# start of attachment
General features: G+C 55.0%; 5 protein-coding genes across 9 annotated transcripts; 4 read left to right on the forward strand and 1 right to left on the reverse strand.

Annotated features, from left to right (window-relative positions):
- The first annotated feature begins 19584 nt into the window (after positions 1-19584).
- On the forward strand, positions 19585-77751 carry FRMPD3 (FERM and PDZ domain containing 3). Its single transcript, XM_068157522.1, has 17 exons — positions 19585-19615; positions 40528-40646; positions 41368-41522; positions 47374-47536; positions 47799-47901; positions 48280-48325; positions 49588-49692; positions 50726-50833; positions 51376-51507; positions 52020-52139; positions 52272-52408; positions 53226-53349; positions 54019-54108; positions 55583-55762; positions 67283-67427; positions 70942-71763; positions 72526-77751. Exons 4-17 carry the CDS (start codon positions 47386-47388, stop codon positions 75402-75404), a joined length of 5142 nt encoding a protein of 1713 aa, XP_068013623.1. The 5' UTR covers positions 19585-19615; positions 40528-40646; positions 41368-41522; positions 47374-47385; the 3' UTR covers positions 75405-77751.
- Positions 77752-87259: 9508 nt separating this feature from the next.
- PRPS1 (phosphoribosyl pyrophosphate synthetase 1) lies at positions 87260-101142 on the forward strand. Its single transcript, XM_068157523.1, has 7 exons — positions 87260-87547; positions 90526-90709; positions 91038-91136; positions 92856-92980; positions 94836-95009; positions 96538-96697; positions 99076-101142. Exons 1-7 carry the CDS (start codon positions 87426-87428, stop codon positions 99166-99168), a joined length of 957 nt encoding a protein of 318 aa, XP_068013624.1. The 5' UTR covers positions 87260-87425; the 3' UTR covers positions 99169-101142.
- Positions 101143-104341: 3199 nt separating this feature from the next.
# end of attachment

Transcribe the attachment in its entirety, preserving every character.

General features: G+C 55.0%; 5 protein-coding genes across 9 annotated transcripts; 4 read left to right on the forward strand and 1 right to left on the reverse strand.

Annotated features, from left to right (window-relative positions):
- The first annotated feature begins 19584 nt into the window (after positions 1-19584).
- On the forward strand, positions 19585-77751 carry FRMPD3 (FERM and PDZ domain containing 3). Its single transcript, XM_068157522.1, has 17 exons — positions 19585-19615; positions 40528-40646; positions 41368-41522; positions 47374-47536; positions 47799-47901; positions 48280-48325; positions 49588-49692; positions 50726-50833; positions 51376-51507; positions 52020-52139; positions 52272-52408; positions 53226-53349; positions 54019-54108; positions 55583-55762; positions 67283-67427; positions 70942-71763; positions 72526-77751. Exons 4-17 carry the CDS (start codon positions 47386-47388, stop codon positions 75402-75404), a joined length of 5142 nt encoding a protein of 1713 aa, XP_068013623.1. The 5' UTR covers positions 19585-19615; positions 40528-40646; positions 41368-41522; positions 47374-47385; the 3' UTR covers positions 75405-77751.
- Positions 77752-87259: 9508 nt separating this feature from the next.
- PRPS1 (phosphoribosyl pyrophosphate synthetase 1) lies at positions 87260-101142 on the forward strand. Its single transcript, XM_068157523.1, has 7 exons — positions 87260-87547; positions 90526-90709; positions 91038-91136; positions 92856-92980; positions 94836-95009; positions 96538-96697; positions 99076-101142. Exons 1-7 carry the CDS (start codon positions 87426-87428, stop codon positions 99166-99168), a joined length of 957 nt encoding a protein of 318 aa, XP_068013624.1. The 5' UTR covers positions 87260-87425; the 3' UTR covers positions 99169-101142.
- Positions 101143-104341: 3199 nt separating this feature from the next.